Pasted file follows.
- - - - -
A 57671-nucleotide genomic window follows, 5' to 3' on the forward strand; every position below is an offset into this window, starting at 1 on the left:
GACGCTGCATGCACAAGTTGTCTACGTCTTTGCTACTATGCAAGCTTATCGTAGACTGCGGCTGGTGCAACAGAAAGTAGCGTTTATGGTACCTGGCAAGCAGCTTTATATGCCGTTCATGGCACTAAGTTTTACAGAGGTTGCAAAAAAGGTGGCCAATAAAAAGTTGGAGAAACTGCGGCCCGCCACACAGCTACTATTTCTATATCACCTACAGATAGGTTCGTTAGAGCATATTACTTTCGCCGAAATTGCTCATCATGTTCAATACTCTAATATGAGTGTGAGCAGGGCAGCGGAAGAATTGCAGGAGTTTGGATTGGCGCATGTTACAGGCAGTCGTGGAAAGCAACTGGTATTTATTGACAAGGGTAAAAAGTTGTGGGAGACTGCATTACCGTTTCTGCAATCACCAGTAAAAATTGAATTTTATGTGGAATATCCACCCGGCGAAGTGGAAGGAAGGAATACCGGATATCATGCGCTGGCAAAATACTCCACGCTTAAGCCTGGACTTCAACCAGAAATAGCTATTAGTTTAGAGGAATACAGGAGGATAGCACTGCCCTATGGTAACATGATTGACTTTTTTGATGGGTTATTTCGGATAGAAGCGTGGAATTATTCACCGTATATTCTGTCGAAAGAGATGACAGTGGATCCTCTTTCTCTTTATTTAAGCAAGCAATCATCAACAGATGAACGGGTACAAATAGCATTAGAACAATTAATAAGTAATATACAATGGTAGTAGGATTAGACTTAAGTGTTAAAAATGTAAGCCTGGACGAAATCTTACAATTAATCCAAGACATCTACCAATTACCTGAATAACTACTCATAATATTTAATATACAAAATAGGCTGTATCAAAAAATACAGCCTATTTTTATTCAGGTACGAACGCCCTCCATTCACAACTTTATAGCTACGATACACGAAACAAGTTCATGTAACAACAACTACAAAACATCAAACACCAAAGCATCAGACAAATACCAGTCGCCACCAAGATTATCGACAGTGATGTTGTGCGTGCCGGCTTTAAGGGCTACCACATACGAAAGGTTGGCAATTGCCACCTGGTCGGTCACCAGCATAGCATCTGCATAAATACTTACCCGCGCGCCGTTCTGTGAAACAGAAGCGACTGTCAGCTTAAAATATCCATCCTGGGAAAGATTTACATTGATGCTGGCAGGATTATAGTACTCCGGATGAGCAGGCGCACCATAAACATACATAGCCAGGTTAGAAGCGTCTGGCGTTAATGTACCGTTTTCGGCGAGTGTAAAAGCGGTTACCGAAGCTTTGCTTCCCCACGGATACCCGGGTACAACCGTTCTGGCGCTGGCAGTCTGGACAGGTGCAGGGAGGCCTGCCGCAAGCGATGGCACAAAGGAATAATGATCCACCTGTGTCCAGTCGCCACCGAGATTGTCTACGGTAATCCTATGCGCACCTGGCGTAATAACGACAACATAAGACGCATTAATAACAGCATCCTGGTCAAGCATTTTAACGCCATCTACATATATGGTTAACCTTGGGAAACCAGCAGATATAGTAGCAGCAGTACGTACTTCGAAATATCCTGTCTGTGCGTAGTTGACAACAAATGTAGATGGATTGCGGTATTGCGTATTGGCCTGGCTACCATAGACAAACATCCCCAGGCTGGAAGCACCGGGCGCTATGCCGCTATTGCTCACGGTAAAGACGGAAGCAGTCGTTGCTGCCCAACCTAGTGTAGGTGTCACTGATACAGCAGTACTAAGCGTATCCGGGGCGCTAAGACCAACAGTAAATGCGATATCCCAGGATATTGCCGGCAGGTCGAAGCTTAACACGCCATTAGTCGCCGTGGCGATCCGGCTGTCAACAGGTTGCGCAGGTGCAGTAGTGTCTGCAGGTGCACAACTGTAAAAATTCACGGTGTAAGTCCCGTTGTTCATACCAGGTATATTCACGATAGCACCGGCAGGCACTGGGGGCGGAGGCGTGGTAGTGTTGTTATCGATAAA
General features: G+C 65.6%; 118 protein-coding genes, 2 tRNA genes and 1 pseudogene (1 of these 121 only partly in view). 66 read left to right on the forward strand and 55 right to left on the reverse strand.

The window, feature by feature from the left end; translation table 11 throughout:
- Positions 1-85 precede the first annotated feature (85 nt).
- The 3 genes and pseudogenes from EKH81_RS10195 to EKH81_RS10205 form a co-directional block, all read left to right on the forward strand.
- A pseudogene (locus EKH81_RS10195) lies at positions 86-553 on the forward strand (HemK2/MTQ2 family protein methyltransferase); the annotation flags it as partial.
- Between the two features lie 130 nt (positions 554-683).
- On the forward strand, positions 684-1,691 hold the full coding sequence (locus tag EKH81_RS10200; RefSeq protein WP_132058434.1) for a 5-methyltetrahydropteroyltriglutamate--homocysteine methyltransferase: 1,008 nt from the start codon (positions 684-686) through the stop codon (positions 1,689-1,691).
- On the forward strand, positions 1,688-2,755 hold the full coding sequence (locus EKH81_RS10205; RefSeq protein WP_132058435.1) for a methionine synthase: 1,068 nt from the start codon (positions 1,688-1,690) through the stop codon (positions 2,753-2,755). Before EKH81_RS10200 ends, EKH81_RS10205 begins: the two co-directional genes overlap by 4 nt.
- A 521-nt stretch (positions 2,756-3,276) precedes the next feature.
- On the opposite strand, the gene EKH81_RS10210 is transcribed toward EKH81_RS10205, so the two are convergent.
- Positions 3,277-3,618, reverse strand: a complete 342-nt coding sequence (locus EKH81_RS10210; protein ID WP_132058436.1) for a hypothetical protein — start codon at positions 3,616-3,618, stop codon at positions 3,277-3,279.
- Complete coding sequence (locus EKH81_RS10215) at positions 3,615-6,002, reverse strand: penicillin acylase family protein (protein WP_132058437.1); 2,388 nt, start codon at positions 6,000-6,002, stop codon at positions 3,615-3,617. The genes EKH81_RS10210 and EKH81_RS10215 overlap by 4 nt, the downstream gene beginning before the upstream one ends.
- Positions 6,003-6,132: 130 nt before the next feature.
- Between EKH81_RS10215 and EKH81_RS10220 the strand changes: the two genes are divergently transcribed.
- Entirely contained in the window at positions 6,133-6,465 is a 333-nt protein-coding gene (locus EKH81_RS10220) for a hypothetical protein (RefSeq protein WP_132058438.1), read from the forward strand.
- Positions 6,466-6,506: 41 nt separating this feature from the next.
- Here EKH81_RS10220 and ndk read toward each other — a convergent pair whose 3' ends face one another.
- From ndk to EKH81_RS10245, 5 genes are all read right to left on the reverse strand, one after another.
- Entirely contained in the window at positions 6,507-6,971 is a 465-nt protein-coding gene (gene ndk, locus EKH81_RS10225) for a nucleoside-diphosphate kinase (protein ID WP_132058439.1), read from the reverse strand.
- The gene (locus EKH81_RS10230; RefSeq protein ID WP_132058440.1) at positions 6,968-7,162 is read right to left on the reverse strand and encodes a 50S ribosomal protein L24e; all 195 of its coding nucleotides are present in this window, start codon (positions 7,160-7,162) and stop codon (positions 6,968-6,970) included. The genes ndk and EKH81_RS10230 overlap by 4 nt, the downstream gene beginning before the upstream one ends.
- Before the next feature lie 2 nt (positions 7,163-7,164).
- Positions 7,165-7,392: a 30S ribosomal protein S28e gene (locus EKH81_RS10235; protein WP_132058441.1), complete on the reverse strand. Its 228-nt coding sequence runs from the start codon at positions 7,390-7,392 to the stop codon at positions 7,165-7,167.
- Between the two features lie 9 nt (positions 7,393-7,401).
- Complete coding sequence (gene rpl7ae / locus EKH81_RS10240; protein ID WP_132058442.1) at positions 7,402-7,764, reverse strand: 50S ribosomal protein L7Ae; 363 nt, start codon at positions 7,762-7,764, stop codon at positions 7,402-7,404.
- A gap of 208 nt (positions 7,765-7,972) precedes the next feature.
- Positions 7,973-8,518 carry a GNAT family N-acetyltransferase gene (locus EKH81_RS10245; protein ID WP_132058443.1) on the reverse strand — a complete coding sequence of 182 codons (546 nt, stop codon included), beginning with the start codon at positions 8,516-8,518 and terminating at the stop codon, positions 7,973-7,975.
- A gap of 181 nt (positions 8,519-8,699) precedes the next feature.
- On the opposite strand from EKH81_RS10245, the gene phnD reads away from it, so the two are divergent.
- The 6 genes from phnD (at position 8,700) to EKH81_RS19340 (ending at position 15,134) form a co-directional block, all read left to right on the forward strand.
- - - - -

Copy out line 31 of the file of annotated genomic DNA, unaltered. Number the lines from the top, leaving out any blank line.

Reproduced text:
- The 6 genes from phnD (at position 8,700) to EKH81_RS19340 (ending at position 15,134) form a co-directional block, all read left to right on the forward strand.